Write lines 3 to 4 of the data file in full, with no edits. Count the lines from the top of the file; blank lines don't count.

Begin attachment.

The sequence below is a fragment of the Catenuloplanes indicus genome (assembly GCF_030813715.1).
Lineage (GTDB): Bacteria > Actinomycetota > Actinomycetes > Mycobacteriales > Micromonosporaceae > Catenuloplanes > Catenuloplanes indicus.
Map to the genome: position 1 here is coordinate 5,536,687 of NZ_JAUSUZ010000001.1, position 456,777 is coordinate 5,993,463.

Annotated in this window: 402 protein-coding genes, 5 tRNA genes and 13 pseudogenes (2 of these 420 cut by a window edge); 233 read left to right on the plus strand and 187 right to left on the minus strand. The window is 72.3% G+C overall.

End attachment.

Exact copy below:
Map to the genome: position 1 here is coordinate 5,536,687 of NZ_JAUSUZ010000001.1, position 456,777 is coordinate 5,993,463.

Annotated in this window: 402 protein-coding genes, 5 tRNA genes and 13 pseudogenes (2 of these 420 cut by a window edge); 233 read left to right on the plus strand and 187 right to left on the minus strand. The window is 72.3% G+C overall.